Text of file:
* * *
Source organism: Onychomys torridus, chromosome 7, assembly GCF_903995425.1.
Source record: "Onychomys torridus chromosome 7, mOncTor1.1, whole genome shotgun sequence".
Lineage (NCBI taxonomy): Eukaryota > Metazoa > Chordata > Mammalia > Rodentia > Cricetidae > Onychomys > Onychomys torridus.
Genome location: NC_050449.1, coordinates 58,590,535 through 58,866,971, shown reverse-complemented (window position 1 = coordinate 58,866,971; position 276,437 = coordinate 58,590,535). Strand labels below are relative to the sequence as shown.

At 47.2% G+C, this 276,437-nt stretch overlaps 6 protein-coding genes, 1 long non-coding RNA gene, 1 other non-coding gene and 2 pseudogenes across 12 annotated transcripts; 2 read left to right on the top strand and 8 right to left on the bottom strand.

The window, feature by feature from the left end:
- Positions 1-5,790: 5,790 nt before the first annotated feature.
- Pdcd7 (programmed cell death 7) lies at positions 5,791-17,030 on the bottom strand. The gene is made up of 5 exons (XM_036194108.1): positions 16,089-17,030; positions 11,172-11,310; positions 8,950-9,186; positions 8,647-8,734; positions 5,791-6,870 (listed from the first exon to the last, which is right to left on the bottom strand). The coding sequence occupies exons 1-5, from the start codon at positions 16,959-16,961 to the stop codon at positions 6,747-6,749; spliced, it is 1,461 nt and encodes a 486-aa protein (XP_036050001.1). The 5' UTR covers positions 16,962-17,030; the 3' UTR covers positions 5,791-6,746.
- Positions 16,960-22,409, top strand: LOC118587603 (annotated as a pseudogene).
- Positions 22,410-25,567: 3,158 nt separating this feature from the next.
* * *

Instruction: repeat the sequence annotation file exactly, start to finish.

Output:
Source organism: Onychomys torridus, chromosome 7, assembly GCF_903995425.1.
Source record: "Onychomys torridus chromosome 7, mOncTor1.1, whole genome shotgun sequence".
Lineage (NCBI taxonomy): Eukaryota > Metazoa > Chordata > Mammalia > Rodentia > Cricetidae > Onychomys > Onychomys torridus.
Genome location: NC_050449.1, coordinates 58,590,535 through 58,866,971, shown reverse-complemented (window position 1 = coordinate 58,866,971; position 276,437 = coordinate 58,590,535). Strand labels below are relative to the sequence as shown.

At 47.2% G+C, this 276,437-nt stretch overlaps 6 protein-coding genes, 1 long non-coding RNA gene, 1 other non-coding gene and 2 pseudogenes across 12 annotated transcripts; 2 read left to right on the top strand and 8 right to left on the bottom strand.

The window, feature by feature from the left end:
- Positions 1-5,790: 5,790 nt before the first annotated feature.
- Pdcd7 (programmed cell death 7) lies at positions 5,791-17,030 on the bottom strand. The gene is made up of 5 exons (XM_036194108.1): positions 16,089-17,030; positions 11,172-11,310; positions 8,950-9,186; positions 8,647-8,734; positions 5,791-6,870 (listed from the first exon to the last, which is right to left on the bottom strand). The coding sequence occupies exons 1-5, from the start codon at positions 16,959-16,961 to the stop codon at positions 6,747-6,749; spliced, it is 1,461 nt and encodes a 486-aa protein (XP_036050001.1). The 5' UTR covers positions 16,962-17,030; the 3' UTR covers positions 5,791-6,746.
- Positions 16,960-22,409, top strand: LOC118587603 (annotated as a pseudogene).
- Positions 22,410-25,567: 3,158 nt separating this feature from the next.